Over the next few months, gamers will likely be hearing a lot about Destiny, the latest game from former Halo developer Bungie, and for good reason. With Destiny, Bungie is trying to craft an MMO-like experience that caters to a wide variety of gamers and is not easily summarized in a few sentences, screenshots, or trailers…although there have been plenty of those.

Early previews of the game have shown us that Destiny is an ambitious undertaking – one that, if done well, could influence the future of game development in the next-gen. Even so, many gamers will flock to the game just to see what the first non-Halo game from Bungie looks like, and how it differs from that iconic Microsoft franchise.

However, although Bungie is likely borrowing heavily from lessons learned on the Halo franchise, they are not making another Halo. As the development team explains in a recent Bungie podcast, even competitive multiplayer will differ quite significantly from Halo.

Of course, the end-goal is still to eliminate the opposition, but doing so will take a little more thought than it did in Halo. That isn’t meant as a knock to Halo, mind you; Destiny is simply a different type of game with its 3 different classes, special abilities, and unique loadouts.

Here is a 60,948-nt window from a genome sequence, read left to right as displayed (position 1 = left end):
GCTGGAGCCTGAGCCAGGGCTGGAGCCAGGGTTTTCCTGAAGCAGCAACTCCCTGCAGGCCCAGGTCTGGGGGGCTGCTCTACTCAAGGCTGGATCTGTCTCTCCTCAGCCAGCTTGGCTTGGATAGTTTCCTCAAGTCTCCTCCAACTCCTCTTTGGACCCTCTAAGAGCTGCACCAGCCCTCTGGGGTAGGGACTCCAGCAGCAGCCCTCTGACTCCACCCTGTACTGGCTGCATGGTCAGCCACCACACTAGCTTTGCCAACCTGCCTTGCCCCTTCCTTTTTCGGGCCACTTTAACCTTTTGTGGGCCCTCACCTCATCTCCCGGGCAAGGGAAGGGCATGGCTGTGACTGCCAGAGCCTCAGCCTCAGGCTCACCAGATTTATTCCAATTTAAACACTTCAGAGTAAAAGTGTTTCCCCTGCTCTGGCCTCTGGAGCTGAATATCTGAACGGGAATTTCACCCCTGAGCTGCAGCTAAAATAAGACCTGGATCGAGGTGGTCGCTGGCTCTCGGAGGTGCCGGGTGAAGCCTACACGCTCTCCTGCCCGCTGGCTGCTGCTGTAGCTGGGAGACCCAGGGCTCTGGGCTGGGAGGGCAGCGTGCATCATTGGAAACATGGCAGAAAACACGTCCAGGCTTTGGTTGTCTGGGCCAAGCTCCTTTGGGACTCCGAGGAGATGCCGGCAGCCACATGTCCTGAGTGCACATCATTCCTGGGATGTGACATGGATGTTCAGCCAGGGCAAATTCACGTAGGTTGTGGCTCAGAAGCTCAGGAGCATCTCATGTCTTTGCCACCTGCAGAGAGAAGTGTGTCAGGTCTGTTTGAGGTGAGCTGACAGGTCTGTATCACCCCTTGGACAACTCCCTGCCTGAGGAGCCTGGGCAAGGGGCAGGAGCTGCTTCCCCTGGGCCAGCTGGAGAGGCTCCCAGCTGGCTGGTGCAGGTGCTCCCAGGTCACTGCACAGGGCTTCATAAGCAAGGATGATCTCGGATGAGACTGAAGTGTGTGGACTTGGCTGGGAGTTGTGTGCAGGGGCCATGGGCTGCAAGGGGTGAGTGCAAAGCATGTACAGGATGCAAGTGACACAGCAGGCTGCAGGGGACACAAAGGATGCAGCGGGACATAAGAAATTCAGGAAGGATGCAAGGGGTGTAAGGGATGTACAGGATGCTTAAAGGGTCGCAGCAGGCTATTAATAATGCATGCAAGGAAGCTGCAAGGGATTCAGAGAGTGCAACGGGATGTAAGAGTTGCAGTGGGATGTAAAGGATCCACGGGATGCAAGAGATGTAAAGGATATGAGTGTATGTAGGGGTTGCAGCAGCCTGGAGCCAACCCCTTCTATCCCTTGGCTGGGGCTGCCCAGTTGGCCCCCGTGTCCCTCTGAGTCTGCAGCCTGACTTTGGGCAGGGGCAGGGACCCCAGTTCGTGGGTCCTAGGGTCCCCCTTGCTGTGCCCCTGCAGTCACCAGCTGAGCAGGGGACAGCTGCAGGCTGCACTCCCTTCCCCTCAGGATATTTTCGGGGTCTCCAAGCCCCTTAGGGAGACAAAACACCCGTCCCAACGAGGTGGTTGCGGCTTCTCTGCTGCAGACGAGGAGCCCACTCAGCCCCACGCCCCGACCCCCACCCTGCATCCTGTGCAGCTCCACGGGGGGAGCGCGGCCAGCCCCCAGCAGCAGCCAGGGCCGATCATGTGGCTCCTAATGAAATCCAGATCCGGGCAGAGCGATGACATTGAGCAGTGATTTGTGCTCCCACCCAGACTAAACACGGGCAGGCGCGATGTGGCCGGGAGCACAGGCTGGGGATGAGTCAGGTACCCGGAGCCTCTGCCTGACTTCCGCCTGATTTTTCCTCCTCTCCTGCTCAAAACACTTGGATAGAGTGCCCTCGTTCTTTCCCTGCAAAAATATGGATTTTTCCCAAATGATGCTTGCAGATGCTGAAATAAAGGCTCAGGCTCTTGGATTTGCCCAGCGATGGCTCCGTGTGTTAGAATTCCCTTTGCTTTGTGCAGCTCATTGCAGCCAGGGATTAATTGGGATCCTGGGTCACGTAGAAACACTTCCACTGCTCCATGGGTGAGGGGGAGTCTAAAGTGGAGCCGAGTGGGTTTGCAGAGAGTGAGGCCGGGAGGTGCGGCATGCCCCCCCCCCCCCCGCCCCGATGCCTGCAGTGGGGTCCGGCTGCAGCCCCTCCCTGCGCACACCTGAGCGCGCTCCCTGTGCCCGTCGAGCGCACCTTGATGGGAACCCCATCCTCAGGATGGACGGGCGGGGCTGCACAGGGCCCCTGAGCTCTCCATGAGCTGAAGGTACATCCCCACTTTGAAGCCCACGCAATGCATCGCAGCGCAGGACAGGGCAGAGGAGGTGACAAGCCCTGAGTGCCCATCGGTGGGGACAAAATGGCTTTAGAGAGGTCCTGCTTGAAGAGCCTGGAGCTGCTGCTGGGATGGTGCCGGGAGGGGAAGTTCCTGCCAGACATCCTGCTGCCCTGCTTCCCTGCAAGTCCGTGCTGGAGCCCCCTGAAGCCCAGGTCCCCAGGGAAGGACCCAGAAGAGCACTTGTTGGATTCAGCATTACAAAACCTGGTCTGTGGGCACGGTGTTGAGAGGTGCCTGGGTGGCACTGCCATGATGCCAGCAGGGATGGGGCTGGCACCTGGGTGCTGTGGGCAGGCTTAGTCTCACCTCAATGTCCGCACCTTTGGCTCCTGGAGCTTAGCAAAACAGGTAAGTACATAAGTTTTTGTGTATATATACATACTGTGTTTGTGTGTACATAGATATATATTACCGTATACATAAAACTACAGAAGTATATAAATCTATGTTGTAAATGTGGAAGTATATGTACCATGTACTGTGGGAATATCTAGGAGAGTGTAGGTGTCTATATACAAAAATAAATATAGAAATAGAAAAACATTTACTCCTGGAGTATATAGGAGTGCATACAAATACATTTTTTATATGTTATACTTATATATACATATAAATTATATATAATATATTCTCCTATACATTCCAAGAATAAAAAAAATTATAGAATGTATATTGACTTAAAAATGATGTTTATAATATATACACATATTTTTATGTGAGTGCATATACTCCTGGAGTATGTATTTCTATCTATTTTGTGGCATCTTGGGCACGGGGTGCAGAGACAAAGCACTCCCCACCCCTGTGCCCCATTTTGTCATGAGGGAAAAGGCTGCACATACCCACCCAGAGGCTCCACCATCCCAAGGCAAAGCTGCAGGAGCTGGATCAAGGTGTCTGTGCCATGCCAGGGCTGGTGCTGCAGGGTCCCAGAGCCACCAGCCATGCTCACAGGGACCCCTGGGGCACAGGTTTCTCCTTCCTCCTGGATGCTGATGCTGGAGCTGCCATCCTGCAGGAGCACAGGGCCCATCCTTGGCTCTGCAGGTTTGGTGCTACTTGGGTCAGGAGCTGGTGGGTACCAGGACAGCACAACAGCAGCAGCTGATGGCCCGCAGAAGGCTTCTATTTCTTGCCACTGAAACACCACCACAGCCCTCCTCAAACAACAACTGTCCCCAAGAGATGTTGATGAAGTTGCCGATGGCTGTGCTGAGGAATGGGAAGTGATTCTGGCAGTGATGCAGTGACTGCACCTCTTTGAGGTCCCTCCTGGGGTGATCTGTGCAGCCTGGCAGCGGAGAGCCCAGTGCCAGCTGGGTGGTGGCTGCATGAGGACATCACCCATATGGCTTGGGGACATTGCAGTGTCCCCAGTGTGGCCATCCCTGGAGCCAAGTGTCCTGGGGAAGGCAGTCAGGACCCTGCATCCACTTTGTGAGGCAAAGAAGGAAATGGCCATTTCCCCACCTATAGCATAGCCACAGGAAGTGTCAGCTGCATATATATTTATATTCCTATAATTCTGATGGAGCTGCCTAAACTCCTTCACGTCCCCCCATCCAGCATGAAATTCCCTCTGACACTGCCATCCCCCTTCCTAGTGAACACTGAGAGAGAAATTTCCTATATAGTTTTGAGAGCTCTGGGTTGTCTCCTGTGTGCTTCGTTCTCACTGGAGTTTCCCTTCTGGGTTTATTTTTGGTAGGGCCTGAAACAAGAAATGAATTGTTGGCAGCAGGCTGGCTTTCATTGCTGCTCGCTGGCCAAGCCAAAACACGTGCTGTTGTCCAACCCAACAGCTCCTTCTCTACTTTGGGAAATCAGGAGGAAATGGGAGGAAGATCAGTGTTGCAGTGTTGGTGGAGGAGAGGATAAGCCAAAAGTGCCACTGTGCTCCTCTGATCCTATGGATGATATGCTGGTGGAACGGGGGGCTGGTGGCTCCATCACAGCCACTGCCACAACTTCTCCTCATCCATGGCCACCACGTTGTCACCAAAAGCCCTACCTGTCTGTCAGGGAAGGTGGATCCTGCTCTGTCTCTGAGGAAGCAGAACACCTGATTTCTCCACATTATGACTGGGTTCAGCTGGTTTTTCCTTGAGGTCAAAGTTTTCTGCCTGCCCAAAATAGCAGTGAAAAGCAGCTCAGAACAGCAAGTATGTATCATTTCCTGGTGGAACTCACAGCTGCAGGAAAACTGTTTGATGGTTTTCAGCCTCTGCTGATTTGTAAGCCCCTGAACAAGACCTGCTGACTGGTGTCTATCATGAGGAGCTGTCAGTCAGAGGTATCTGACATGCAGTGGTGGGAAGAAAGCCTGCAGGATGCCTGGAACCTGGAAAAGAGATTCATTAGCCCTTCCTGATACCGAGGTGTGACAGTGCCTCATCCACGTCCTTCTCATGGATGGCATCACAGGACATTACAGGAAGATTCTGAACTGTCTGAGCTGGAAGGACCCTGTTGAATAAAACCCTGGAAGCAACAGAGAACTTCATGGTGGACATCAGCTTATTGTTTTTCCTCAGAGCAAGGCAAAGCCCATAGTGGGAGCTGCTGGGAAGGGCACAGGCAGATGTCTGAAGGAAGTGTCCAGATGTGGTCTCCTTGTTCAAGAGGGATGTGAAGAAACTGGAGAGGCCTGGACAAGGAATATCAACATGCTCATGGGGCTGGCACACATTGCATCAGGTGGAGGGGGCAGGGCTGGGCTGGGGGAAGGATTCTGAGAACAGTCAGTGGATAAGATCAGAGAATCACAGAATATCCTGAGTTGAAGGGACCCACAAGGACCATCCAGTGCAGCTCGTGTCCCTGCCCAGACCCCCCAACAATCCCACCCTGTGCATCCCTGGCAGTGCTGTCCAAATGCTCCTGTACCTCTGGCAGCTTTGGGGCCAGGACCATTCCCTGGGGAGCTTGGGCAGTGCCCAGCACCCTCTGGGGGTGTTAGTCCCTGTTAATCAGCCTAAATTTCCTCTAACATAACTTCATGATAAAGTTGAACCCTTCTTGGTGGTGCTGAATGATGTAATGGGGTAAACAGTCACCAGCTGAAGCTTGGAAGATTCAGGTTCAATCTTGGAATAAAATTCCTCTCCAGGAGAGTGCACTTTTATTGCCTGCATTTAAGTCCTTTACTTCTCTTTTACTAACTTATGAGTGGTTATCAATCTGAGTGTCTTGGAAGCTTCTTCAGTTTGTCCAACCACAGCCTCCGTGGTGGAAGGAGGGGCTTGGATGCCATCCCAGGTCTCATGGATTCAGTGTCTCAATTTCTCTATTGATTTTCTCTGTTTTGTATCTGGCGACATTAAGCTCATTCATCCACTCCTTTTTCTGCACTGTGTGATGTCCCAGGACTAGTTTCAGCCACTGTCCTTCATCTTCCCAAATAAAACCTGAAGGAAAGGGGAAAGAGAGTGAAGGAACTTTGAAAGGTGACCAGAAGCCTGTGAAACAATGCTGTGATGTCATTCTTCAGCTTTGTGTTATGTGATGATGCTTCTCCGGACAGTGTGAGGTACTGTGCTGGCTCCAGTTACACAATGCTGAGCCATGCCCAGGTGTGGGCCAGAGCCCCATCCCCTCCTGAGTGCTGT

“Skill is very important. [But] it’s not just your thumb skill, it’s understanding how you are outfitting yourself, what weapons you are taking, what choices you have made in your build and then understanding how to use them properly.”

Since Destiny is class-based, players will need to think about what weapons and abilities they take into battle. Moreover, they will have to use their given tool set correctly in order to survive.

Destiny Screenshot Sunset Landscape

Beyond using their own tool set, though, players will also need to mindful of the various different movement options in Destiny. For example, players might have a double jump or a teleport ability, which could render overt offensive attacks practically useless. If there are players who typically favor rushing in with a shotgun, they might want to consider their options before doing so.

“The thing that was really hard for us at first, was trying to make movement modes make sense and not feel too powerful. And not make it so that we couldn’t control where the players were going and how they interact with each other…What used to work in Halo, doesn’t work as well in Destiny,”

That isn’t to say all Halo tactics won’t work in Destiny‘s competitive multiplayer, but Bungie clearly wants to get fans in a different mindset before jumping into this new universe. There’s going to be a lot to explore in Destiny on both the single player and multiplayer side of things, so going in with any bit of knowledge ahead of time could be a big advantage. Getting in on the forthcoming beta test couldn’t hurt either.

How would you like to see Destiny‘s multiplayer differentiate itself from Halo? Where do you think there should be some similarities?

Destiny releases September 9, 2014 for the PS3, PS4, Xbox 360, and Xbox One.

Source: OXM

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